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The Family Care and Family Care Partnership programs are long-term care programs for Wisconsin residents that offer a large variety of supports to help individuals remain living in their homes such as, but not limited to personal care, adult day care and home modifications.
These programs are designed to give participants greater control over what services they receive and who provides those services. This concept is based on the Cash and Counseling model and is generically referred to by many names including, self-determination, consumer direction, and participant direction. In the Family Care and Partnership programs specifically, it is called Self-Directed Supports or SDS.
Both programs are managed care programs, which mean that one must enroll with a managed care organization in order to receive services via these programs. Currently two home and community based Medicaid waiver programs are transitioning into this program: The Community Options Program Waiver (COP-W) and the Community Integration Program II (CIP-II). At the time of this writing, only seven of the 72 Wisconsin counties have yet to make the transition. These include Adams, Danes, Florence, Forest, Oneida, Taylor, and Vilas. All transitions to Family Care are expected to happen by the beginning of 2018.
Under SDS, program participants are given access to the funds that would otherwise be spent on their care services and empowered to purchase goods and the hire care services providers of their choosing. In this case, program participants act as the employer. Their employees are referred to as Care Service Providers, Personal Care Attendants or Direct Service Professionals. The programs help participants in their role as employers by providing payroll and other administrative services.
Program participants hire their caregivers. Although the Wisconsin program descriptions do not specifically state this, generally participants are free to hire friends, neighbors and even some family members to provide care as an alternative to home care companies. To be clear, these individuals must work as "employees", they must work for an hourly wage that is consistent with the market rate and they must pay taxes on the wages they receive. Typically, spouses and legal guardians are not eligible, but the adult children can be paid caregivers.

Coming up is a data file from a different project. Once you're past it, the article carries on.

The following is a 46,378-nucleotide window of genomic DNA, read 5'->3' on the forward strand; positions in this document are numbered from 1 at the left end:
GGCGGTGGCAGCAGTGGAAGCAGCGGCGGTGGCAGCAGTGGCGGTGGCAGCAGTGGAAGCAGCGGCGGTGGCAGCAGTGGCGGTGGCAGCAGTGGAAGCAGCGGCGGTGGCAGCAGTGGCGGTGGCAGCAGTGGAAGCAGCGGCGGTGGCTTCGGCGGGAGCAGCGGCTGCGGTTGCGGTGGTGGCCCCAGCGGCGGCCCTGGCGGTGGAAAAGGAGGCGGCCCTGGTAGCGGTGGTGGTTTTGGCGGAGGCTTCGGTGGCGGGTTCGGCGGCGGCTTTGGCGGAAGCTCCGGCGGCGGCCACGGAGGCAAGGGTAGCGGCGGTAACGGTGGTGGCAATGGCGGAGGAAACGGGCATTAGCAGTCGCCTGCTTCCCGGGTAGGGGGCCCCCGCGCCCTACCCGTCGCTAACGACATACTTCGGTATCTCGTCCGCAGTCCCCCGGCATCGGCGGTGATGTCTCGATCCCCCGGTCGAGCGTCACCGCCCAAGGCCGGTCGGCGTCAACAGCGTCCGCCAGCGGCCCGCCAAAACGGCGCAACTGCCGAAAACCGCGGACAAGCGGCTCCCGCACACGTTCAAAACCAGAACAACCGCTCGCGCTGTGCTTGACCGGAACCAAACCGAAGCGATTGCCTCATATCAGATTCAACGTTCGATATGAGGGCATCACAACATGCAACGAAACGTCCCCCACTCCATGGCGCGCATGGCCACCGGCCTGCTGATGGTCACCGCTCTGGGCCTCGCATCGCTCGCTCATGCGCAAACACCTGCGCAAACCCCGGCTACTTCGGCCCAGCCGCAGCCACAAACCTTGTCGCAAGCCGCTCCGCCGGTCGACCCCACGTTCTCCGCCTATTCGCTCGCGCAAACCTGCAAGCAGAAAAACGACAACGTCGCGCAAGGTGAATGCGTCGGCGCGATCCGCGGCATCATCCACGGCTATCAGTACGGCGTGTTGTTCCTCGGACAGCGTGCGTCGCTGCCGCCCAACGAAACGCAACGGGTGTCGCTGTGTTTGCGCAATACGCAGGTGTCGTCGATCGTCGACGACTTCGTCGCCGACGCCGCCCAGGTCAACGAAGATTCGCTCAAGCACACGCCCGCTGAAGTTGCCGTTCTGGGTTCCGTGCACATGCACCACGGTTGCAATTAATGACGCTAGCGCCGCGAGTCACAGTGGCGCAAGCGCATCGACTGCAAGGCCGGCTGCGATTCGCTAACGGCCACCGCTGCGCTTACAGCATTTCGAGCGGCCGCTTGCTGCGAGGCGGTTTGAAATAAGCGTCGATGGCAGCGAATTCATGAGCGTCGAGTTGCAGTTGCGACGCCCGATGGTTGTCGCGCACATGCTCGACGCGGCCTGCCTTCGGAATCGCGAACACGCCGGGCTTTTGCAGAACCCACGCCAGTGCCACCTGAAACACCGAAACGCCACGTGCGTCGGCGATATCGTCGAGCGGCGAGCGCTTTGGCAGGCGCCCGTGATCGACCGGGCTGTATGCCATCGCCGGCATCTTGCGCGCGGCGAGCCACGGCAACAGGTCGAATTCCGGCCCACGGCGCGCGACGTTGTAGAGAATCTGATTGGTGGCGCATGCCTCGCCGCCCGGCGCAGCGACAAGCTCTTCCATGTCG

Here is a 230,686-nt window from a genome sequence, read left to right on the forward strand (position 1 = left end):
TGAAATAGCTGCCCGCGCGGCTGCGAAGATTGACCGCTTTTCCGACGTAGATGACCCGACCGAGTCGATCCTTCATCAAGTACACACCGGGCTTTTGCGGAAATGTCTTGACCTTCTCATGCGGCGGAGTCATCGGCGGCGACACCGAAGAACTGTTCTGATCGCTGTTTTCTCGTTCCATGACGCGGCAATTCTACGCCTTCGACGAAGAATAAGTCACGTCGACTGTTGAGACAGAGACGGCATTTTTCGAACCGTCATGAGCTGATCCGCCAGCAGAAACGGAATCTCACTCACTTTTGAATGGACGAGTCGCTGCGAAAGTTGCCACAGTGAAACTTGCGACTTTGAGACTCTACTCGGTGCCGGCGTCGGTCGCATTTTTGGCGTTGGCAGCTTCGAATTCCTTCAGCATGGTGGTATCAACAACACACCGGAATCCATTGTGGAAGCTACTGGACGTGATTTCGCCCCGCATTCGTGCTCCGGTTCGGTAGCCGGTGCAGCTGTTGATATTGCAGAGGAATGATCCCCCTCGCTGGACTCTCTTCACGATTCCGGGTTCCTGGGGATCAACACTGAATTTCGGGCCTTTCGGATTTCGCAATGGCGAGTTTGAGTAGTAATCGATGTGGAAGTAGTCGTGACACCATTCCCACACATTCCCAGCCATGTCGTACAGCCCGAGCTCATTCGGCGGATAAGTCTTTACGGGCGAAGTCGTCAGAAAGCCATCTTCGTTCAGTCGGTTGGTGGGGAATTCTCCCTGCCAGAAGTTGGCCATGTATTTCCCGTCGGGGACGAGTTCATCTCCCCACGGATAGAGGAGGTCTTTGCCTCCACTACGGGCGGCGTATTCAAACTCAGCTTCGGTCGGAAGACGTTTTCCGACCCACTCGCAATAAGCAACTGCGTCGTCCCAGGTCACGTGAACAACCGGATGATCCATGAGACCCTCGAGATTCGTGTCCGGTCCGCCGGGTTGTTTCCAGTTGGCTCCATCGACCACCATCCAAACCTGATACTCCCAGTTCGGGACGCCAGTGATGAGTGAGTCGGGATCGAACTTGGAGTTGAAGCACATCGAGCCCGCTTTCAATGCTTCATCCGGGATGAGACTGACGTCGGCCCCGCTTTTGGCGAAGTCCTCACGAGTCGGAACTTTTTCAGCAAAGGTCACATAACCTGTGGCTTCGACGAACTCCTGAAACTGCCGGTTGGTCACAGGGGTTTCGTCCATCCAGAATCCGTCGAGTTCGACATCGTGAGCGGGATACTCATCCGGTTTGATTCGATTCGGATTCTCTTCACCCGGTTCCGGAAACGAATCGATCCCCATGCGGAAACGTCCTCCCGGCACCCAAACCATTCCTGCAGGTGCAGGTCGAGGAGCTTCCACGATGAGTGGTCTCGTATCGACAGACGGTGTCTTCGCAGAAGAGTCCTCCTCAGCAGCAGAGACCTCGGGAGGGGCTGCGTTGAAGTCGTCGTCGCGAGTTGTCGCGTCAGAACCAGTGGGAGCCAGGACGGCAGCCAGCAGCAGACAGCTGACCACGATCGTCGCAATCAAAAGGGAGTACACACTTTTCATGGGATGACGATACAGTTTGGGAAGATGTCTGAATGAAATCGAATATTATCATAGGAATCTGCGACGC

As mentioned previously, there are two programs: Family Care and Family Care Partnership (often shortened to just "Partnership"). The main difference between these programs is the Family Care program is for personal (non-medical) care and the Partnership program is more comprehensive, including full medical care and prescription drugs.
There are geographic, financial and functional requirements to participate in the Family Care and Partnership Programs.
1) Geographically, the programs are available in 65 of 72 Wisconsin counties. Several more counties are expected to come onboard in the future. An updated map of counties is available here. Persons living in counties without coverage can become eligible if they move to a county with coverage.
2) Functionally, participants must either be 18-64 years old and have a physical disability or 65+ years old and considered a "frail elder" meaning they have a disability or dementia that requires them to receive to manage with their activities of daily living and continue living independently.
3) Financially, the requirements are like Medicaid’s long-term care criteria. Typically, monthly income for an individual in 2018 cannot exceed $2,250 and the "countable asset" limit, excluding the car and home, is approximate $2,000. The rules become more complicated when the individual has a healthy spouse or when they place excessive income and assets in trusts. Only the applicant’s income is countable when their spouse is not also applying for benefits.
If one exceeds the financial limits, a Medicaid Planner may be able to help. Consult one prior to applying for the program. Learn more.
The Family Care program does a cost-share arrangement for individuals whose financial resources exceed the program's thresholds.
Each participant has their own care plan which can include any of the following services. Family Care does not include medical care but the Family Care Partnership program does.
Interested individuals should contact their local Aging and Disability Resource Center (ADRCs) to begin the application process. Look up your local Wisconsin ADRCs here. One can also learn more about these programs on the Family Care website.